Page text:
While the Supreme Court may be split, the media is not. Check out this ridiculous tweet sent out by NBC writer John Harwood.
ACA Author Jonathan Gruber begs to differ….
WASHINGTON DC – The Supreme Court appeared divided Wednesday along ideological lines after hearing a challenge of ObamaCare tax subsidies that, if struck down, could affect up to 8 million policy holders.
The liberal justices peppered Michael Carvin, the lawyer for the health law challengers, with skeptical questions almost from the outset over his argument to limit the subsidies.
When Solicitor General Donald Verrilli Jr. — who represents the Obama administration — stepped to the lectern, the liberal justices fell silent, and Justices Samuel Alito and Antonin Scalia took over.
But Chief Justice John Roberts, who was the deciding factor in the last major ObamaCare case in 2012, said almost nothing in nearly 90 minutes of back-and-forth. And the questions posed by Justice Anthony Kennedy, often a key swing vote on the bench, did not make clear how he will come out. During the hearing, Kennedy posed tough questions to both sides.
The justices met Wednesday to determine whether the law makes people in all 50 states eligible for federal tax subsidies — or just those who live in states that created their own health insurance marketplaces. This question matters because roughly three dozen states opted against their own marketplace, or exchange, and instead rely on the U.S. Health and Human Services Department’s Healthcare.gov. If the court rules against the Obama administration, insurance subsidies for people in those states would be in jeopardy.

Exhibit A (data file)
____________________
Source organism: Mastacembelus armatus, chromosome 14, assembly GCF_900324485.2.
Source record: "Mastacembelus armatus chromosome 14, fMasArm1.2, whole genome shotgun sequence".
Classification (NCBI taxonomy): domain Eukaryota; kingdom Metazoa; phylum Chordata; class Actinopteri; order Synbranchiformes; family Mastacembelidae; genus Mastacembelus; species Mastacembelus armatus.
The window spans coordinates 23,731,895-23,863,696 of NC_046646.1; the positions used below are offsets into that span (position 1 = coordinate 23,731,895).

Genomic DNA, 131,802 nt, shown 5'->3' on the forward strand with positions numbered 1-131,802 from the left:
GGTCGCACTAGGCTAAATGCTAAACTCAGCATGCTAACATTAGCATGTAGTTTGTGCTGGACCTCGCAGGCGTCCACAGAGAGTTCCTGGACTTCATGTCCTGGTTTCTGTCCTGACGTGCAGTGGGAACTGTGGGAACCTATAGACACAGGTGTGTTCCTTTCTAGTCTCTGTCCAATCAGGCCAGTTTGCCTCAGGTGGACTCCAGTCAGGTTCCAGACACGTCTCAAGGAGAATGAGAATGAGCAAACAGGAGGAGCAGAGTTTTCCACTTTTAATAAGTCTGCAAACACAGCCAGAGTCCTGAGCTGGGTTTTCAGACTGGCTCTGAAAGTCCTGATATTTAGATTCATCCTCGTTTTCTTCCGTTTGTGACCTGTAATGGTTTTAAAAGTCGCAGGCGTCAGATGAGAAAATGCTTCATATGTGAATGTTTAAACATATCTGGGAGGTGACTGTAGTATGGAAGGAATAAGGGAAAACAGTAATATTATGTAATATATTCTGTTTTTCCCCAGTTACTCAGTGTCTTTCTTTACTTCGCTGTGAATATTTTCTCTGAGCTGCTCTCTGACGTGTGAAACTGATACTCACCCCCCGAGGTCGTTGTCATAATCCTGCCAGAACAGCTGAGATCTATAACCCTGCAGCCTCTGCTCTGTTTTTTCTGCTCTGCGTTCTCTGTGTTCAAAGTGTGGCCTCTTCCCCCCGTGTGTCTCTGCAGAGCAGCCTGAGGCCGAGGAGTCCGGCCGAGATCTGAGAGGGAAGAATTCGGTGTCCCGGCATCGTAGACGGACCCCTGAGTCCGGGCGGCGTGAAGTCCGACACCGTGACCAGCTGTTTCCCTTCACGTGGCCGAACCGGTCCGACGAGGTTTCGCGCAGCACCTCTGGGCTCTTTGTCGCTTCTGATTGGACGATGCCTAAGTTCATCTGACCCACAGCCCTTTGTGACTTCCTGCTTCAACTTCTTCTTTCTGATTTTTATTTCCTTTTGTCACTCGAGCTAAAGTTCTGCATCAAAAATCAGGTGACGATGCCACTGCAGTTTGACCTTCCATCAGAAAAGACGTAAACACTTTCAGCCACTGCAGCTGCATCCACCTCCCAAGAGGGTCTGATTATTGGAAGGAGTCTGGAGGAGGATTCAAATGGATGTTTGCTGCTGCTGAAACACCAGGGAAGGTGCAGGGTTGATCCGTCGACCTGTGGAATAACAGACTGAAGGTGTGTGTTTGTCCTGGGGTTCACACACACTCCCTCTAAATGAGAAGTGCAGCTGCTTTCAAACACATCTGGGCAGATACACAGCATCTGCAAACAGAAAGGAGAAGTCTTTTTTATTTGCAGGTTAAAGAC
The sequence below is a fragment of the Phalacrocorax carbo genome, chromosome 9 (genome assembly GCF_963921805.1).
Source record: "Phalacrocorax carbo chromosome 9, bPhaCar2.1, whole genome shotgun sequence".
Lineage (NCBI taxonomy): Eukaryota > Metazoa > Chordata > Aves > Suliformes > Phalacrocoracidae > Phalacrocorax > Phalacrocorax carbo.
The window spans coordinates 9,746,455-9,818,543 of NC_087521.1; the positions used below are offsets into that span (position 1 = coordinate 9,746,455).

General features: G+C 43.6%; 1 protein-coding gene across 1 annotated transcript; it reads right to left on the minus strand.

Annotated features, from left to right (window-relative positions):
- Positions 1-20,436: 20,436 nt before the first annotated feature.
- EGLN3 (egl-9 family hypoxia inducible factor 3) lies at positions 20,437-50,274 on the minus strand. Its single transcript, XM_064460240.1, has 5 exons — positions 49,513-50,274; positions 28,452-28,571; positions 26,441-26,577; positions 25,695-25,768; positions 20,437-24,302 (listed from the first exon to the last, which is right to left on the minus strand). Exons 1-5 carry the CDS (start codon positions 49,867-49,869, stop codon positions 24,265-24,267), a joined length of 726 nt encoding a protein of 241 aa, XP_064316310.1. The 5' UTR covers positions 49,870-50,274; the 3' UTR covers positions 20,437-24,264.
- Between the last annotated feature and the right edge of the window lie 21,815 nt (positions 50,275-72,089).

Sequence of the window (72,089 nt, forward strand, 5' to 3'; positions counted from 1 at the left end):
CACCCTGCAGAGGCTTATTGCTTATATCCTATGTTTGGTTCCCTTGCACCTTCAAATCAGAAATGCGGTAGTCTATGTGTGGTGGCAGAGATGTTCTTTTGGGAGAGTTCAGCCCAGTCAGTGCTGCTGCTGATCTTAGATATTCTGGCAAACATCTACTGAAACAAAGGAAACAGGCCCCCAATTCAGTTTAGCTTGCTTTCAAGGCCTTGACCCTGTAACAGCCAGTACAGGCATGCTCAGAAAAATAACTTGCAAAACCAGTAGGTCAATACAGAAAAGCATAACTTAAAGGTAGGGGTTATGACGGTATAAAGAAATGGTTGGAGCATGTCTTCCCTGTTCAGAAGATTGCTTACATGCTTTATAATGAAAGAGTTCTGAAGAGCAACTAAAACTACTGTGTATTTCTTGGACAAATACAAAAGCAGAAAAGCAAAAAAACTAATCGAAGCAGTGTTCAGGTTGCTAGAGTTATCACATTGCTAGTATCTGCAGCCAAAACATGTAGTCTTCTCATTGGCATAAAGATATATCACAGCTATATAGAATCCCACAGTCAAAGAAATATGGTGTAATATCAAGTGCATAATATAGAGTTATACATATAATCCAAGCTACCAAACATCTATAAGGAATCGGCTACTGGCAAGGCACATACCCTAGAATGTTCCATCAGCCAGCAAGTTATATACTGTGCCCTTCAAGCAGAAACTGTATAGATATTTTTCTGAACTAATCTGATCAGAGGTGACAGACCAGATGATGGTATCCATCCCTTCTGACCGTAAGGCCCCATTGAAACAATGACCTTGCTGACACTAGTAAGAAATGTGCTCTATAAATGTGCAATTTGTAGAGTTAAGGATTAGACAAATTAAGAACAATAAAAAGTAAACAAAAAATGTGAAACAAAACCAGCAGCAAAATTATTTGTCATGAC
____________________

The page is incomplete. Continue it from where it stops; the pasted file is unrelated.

Justice Ruth Bader Ginsburg said the law set up flexibility for states to either set up their own markets or rely on the federal Healthcare.gov. Giving subsidies only to people in some states would be “disastrous,” Ginsburg said.
Scalia later challenged Verrilli.
“It may not be the statute Congress intended, but it may be the statute Congress wrote,” Scalia said of the provision in question. The case focuses on four words in the law, “established by the state.” The challengers say those words are clear and conclusive evidence that Congress wanted to limit subsidies to those consumers who get their insurance through a marketplace, or exchange, that was established by a state. (read more)